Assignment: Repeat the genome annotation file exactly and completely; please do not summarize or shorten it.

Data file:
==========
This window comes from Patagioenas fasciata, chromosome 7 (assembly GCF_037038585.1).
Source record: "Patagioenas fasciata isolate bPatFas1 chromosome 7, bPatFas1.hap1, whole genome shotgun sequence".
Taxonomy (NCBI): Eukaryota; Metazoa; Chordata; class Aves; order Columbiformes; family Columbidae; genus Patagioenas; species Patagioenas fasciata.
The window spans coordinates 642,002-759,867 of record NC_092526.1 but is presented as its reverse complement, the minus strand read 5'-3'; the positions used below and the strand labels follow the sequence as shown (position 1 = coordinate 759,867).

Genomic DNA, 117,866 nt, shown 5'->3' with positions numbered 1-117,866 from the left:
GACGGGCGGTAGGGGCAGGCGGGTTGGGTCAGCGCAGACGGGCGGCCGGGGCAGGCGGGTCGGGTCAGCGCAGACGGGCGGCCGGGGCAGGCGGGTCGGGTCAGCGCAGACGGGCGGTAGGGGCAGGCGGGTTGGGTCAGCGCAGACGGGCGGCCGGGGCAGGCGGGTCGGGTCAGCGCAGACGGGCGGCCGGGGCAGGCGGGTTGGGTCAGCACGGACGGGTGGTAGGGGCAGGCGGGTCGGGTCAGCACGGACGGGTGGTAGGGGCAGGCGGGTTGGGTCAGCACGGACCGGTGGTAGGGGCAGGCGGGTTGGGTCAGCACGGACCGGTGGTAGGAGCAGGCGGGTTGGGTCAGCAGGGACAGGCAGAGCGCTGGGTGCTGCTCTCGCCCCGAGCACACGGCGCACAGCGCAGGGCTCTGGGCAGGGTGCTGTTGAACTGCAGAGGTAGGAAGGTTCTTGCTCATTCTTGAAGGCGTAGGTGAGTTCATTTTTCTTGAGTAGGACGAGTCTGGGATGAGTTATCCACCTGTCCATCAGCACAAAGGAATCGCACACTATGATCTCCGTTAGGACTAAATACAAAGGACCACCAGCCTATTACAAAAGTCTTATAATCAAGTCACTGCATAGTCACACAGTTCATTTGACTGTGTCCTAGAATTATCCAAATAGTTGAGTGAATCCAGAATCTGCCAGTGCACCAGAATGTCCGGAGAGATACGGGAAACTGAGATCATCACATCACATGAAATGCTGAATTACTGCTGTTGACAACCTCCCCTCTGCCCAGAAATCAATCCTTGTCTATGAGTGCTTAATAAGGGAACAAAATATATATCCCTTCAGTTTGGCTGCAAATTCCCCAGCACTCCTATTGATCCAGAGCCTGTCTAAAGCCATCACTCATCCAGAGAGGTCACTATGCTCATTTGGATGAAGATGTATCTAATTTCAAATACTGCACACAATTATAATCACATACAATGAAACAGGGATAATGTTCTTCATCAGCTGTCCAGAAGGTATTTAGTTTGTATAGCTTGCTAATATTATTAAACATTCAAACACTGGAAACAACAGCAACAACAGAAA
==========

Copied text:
This window comes from Patagioenas fasciata, chromosome 7 (assembly GCF_037038585.1).
Source record: "Patagioenas fasciata isolate bPatFas1 chromosome 7, bPatFas1.hap1, whole genome shotgun sequence".
Taxonomy (NCBI): Eukaryota; Metazoa; Chordata; class Aves; order Columbiformes; family Columbidae; genus Patagioenas; species Patagioenas fasciata.
The window spans coordinates 642,002-759,867 of record NC_092526.1 but is presented as its reverse complement, the minus strand read 5'-3'; the positions used below and the strand labels follow the sequence as shown (position 1 = coordinate 759,867).

Genomic DNA, 117,866 nt, shown 5'->3' with positions numbered 1-117,866 from the left:
GACGGGCGGTAGGGGCAGGCGGGTTGGGTCAGCGCAGACGGGCGGCCGGGGCAGGCGGGTCGGGTCAGCGCAGACGGGCGGCCGGGGCAGGCGGGTCGGGTCAGCGCAGACGGGCGGTAGGGGCAGGCGGGTTGGGTCAGCGCAGACGGGCGGCCGGGGCAGGCGGGTCGGGTCAGCGCAGACGGGCGGCCGGGGCAGGCGGGTTGGGTCAGCACGGACGGGTGGTAGGGGCAGGCGGGTCGGGTCAGCACGGACGGGTGGTAGGGGCAGGCGGGTTGGGTCAGCACGGACCGGTGGTAGGGGCAGGCGGGTTGGGTCAGCACGGACCGGTGGTAGGAGCAGGCGGGTTGGGTCAGCAGGGACAGGCAGAGCGCTGGGTGCTGCTCTCGCCCCGAGCACACGGCGCACAGCGCAGGGCTCTGGGCAGGGTGCTGTTGAACTGCAGAGGTAGGAAGGTTCTTGCTCATTCTTGAAGGCGTAGGTGAGTTCATTTTTCTTGAGTAGGACGAGTCTGGGATGAGTTATCCACCTGTCCATCAGCACAAAGGAATCGCACACTATGATCTCCGTTAGGACTAAATACAAAGGACCACCAGCCTATTACAAAAGTCTTATAATCAAGTCACTGCATAGTCACACAGTTCATTTGACTGTGTCCTAGAATTATCCAAATAGTTGAGTGAATCCAGAATCTGCCAGTGCACCAGAATGTCCGGAGAGATACGGGAAACTGAGATCATCACATCACATGAAATGCTGAATTACTGCTGTTGACAACCTCCCCTCTGCCCAGAAATCAATCCTTGTCTATGAGTGCTTAATAAGGGAACAAAATATATATCCCTTCAGTTTGGCTGCAAATTCCCCAGCACTCCTATTGATCCAGAGCCTGTCTAAAGCCATCACTCATCCAGAGAGGTCACTATGCTCATTTGGATGAAGATGTATCTAATTTCAAATACTGCACACAATTATAATCACATACAATGAAACAGGGATAATGTTCTTCATCAGCTGTCCAGAAGGTATTTAGTTTGTATAGCTTGCTAATATTATTAAACATTCAAACACTGGAAACAACAGCAACAACAGAAA